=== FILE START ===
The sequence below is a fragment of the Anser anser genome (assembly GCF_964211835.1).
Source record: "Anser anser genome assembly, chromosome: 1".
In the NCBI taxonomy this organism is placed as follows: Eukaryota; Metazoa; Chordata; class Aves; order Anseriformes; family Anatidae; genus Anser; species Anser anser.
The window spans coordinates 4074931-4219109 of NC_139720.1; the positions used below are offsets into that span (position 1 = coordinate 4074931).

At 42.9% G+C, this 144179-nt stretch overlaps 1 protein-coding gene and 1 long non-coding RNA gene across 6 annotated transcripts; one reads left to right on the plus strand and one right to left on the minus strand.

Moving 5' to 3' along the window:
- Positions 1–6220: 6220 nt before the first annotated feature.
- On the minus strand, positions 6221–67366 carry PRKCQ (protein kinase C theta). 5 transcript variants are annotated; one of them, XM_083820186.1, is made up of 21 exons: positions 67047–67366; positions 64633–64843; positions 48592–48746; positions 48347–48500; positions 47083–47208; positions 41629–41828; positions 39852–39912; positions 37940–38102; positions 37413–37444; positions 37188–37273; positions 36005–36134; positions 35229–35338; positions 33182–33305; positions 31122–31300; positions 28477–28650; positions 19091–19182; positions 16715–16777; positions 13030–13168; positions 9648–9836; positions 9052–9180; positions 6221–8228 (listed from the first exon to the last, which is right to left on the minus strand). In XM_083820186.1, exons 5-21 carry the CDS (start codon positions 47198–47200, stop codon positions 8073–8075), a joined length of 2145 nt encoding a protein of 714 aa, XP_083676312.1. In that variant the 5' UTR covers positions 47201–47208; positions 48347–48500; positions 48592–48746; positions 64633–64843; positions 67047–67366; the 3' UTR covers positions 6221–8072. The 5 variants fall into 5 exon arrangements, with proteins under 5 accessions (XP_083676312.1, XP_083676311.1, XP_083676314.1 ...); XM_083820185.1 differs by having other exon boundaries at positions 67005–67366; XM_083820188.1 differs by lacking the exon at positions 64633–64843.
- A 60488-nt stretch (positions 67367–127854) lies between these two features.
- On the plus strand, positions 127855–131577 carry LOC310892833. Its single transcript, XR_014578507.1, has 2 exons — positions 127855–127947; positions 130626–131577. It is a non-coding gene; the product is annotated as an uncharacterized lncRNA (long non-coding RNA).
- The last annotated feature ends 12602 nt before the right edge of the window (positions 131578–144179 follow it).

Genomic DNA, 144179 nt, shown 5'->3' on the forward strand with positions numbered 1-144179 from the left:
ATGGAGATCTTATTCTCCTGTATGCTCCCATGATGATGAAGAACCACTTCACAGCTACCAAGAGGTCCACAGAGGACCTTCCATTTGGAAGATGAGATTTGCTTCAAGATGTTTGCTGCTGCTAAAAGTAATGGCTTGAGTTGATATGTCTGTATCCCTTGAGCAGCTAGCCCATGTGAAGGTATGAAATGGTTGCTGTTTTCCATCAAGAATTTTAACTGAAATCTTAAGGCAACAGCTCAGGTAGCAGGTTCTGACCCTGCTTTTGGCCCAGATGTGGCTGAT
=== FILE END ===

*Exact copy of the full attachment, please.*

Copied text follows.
The sequence below is a fragment of the Anser anser genome (assembly GCF_964211835.1).
Source record: "Anser anser genome assembly, chromosome: 1".
In the NCBI taxonomy this organism is placed as follows: Eukaryota; Metazoa; Chordata; class Aves; order Anseriformes; family Anatidae; genus Anser; species Anser anser.
The window spans coordinates 4074931-4219109 of NC_139720.1; the positions used below are offsets into that span (position 1 = coordinate 4074931).

At 42.9% G+C, this 144179-nt stretch overlaps 1 protein-coding gene and 1 long non-coding RNA gene across 6 annotated transcripts; one reads left to right on the plus strand and one right to left on the minus strand.

Moving 5' to 3' along the window:
- Positions 1–6220: 6220 nt before the first annotated feature.
- On the minus strand, positions 6221–67366 carry PRKCQ (protein kinase C theta). 5 transcript variants are annotated; one of them, XM_083820186.1, is made up of 21 exons: positions 67047–67366; positions 64633–64843; positions 48592–48746; positions 48347–48500; positions 47083–47208; positions 41629–41828; positions 39852–39912; positions 37940–38102; positions 37413–37444; positions 37188–37273; positions 36005–36134; positions 35229–35338; positions 33182–33305; positions 31122–31300; positions 28477–28650; positions 19091–19182; positions 16715–16777; positions 13030–13168; positions 9648–9836; positions 9052–9180; positions 6221–8228 (listed from the first exon to the last, which is right to left on the minus strand). In XM_083820186.1, exons 5-21 carry the CDS (start codon positions 47198–47200, stop codon positions 8073–8075), a joined length of 2145 nt encoding a protein of 714 aa, XP_083676312.1. In that variant the 5' UTR covers positions 47201–47208; positions 48347–48500; positions 48592–48746; positions 64633–64843; positions 67047–67366; the 3' UTR covers positions 6221–8072. The 5 variants fall into 5 exon arrangements, with proteins under 5 accessions (XP_083676312.1, XP_083676311.1, XP_083676314.1 ...); XM_083820185.1 differs by having other exon boundaries at positions 67005–67366; XM_083820188.1 differs by lacking the exon at positions 64633–64843.
- A 60488-nt stretch (positions 67367–127854) lies between these two features.
- On the plus strand, positions 127855–131577 carry LOC310892833. Its single transcript, XR_014578507.1, has 2 exons — positions 127855–127947; positions 130626–131577. It is a non-coding gene; the product is annotated as an uncharacterized lncRNA (long non-coding RNA).
- The last annotated feature ends 12602 nt before the right edge of the window (positions 131578–144179 follow it).

Genomic DNA, 144179 nt, shown 5'->3' on the forward strand with positions numbered 1-144179 from the left:
ATGGAGATCTTATTCTCCTGTATGCTCCCATGATGATGAAGAACCACTTCACAGCTACCAAGAGGTCCACAGAGGACCTTCCATTTGGAAGATGAGATTTGCTTCAAGATGTTTGCTGCTGCTAAAAGTAATGGCTTGAGTTGATATGTCTGTATCCCTTGAGCAGCTAGCCCATGTGAAGGTATGAAATGGTTGCTGTTTTCCATCAAGAATTTTAACTGAAATCTTAAGGCAACAGCTCAGGTAGCAGGTTCTGACCCTGCTTTTGGCCCAGATGTGGCTGAT